The Student News Site of Marlborough School

The UltraViolet

Marlborough School Student Newspaper
The Student News Site of Marlborough School

The UltraViolet

The Student News Site of Marlborough School

The UltraViolet

To kill a mocking-book
To kill a mocking-book
February 21, 2024

To Be Honest: It’s Okay To Feel Beautiful

Graphic by Noah '16
Graphic by Noah ’16.

It is well known that pristine social media profiles and photo-shopped advertisements do not encourage confidence, but neither do other girls. I constantly hear students sarcastically insulting their peers by saying, “You feel so beautiful!”

For me, and likely the other 529 girls at Marlborough, confidence is a rare sensation. If Cody Simpson compliments your outfit or Dr. Banner rewards your essay with an A, I think we can all agree that we are justified in feeling proud. However, if your first shot at a messy bun turns out well and you’re looking cute, that’s also a perfectly good reason to feel fierce.

Saying that someone feels beautiful is not only used to snub girls who are confident about their looks, but also to hurt those who feel self-assured for other reasons such as receiving a good grade, male attention, or any other form of a compliment. Comments like, “Wow, you feel gorgeous!” make confidence synonymous with arrogance. Telling someone in a sarcastic tone that she feels beautiful makes it seem as though we should not feel beautiful because we are not, in fact, beautiful. I can recall being disgusted with my reflection in the mirror and wanting to stay home from school after peers teased me about being arrogant.

While both men and women are capable of passive-aggression, according to McMaster University psychology professor Tracy Vaillancourt, it is much more common in women. Researchers like Vaillancourt correlate this to the competition of finding a sexual partner. Humans attract a mate through self-promotion and belittlement of rivals. Women are notorious for using what Vaillancourt calls indirect aggression to put other women down.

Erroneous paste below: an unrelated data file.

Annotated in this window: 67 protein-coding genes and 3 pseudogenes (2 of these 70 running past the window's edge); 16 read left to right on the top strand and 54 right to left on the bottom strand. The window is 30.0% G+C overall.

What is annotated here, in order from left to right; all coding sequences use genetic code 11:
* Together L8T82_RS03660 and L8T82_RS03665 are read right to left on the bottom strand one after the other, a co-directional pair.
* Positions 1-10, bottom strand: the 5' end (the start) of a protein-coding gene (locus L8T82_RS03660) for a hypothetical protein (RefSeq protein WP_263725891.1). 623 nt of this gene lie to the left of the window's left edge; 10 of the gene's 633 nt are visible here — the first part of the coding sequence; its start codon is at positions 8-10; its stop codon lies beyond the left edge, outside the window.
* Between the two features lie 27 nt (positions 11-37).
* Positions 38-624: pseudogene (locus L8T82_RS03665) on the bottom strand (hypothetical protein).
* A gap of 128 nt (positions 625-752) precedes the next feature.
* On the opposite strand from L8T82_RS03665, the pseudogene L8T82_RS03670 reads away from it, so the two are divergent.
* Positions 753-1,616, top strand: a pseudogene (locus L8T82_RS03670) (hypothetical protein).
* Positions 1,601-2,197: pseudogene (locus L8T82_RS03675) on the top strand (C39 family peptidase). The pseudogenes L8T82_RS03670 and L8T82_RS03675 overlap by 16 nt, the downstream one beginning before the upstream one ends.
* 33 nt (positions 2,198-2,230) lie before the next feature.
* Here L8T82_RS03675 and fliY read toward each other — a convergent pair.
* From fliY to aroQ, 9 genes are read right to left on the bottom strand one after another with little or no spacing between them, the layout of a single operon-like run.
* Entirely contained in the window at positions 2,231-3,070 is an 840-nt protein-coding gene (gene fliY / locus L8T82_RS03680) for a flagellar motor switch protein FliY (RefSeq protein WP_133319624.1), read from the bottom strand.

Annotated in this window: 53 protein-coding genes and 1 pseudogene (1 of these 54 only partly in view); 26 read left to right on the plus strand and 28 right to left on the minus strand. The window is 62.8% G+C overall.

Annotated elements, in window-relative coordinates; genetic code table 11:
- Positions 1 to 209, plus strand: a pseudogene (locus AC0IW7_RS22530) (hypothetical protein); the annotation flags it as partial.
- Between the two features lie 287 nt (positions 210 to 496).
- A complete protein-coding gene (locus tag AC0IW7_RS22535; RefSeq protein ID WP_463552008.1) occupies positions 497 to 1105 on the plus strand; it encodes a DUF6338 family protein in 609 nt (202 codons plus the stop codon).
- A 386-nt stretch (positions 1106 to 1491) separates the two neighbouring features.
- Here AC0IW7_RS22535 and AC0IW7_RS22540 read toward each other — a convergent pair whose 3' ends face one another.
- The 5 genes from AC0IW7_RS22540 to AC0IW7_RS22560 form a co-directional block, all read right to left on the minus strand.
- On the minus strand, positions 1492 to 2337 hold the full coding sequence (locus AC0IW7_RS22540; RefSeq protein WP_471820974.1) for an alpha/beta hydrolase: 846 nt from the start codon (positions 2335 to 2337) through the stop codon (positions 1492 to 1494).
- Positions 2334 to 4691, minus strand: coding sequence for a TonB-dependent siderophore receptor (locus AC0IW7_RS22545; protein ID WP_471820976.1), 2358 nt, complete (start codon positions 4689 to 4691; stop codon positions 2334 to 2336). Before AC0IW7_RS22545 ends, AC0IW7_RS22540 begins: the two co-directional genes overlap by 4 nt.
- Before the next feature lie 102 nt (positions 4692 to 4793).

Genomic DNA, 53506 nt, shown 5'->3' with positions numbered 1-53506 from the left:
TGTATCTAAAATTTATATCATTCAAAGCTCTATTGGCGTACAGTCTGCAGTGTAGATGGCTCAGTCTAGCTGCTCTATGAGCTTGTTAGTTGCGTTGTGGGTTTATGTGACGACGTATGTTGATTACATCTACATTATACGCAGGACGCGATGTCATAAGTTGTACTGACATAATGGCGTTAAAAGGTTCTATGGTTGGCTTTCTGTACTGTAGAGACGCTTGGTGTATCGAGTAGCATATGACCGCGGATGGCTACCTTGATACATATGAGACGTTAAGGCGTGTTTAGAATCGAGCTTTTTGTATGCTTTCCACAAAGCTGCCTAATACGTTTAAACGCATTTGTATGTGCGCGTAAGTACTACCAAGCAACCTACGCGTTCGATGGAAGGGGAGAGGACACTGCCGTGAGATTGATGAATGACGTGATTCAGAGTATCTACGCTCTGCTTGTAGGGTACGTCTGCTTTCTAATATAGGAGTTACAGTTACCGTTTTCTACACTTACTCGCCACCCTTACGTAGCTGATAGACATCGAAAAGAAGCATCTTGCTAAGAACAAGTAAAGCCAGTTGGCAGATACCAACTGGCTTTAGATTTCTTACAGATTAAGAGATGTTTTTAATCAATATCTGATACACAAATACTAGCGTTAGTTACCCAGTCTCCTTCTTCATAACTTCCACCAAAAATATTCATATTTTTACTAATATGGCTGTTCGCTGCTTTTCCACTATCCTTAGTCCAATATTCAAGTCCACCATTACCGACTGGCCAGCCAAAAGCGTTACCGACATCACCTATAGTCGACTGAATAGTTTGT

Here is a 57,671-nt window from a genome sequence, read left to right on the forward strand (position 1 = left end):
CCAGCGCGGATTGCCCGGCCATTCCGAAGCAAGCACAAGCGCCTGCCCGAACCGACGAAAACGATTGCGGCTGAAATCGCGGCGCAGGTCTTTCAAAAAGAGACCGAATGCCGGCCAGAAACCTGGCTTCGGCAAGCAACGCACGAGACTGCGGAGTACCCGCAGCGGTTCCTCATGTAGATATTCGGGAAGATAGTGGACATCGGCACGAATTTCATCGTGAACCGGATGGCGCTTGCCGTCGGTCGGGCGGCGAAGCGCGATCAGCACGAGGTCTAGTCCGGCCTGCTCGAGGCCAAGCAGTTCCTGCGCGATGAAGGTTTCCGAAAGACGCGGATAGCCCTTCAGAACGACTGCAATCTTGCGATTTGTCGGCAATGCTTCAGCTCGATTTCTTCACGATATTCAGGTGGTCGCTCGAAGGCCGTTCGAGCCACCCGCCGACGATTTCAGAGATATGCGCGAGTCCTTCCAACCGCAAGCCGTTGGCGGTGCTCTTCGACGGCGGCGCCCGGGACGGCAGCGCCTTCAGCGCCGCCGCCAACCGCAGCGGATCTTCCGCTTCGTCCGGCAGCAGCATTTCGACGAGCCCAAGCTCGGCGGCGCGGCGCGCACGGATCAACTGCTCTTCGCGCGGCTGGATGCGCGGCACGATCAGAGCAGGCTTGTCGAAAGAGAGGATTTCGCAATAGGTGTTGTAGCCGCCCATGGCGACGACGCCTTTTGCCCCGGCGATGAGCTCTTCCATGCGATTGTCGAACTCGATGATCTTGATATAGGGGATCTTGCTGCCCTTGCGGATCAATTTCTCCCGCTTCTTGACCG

I do not think of myself as a “mean girl,” but I am guilty of feeling annoyed by other girls’ confidence and making comments about their vanity. Whether satirical comments such as “Wow, you are glowing” and “You love it!” come from a place of jealousy and self-consciousness or true annoyance with someone who acts as if she is superior, they reflect negativity and meanness. These comments communicate that feeling good about oneself is shameful and egotistical and result in girls repressing their feelings of confidence.

While confidence is supposed to be the most attractive trait, there is also something alluring about modesty. One Direction sings that what makes a girl beautiful is that she is unaware of her own beauty. However, it would be difficult to live a happy life if we were never pleased with ourselves.

The goal is to find the balance between self-consciousness and self-promotion. We are often very critical of ourselves, so it’s great to feel confident and to let your friends feel and express their confidence, too.

Leave a Comment
Donate to The UltraViolet

Your donation will support the student journalists of Marlborough School. Your contribution will allow us to purchase equipment and cover our annual website hosting costs.

More to Discover
Donate to The UltraViolet

Comments (0)

All The UltraViolet Picks Reader Picks Sort: Newest

Your email address will not be published. Required fields are marked *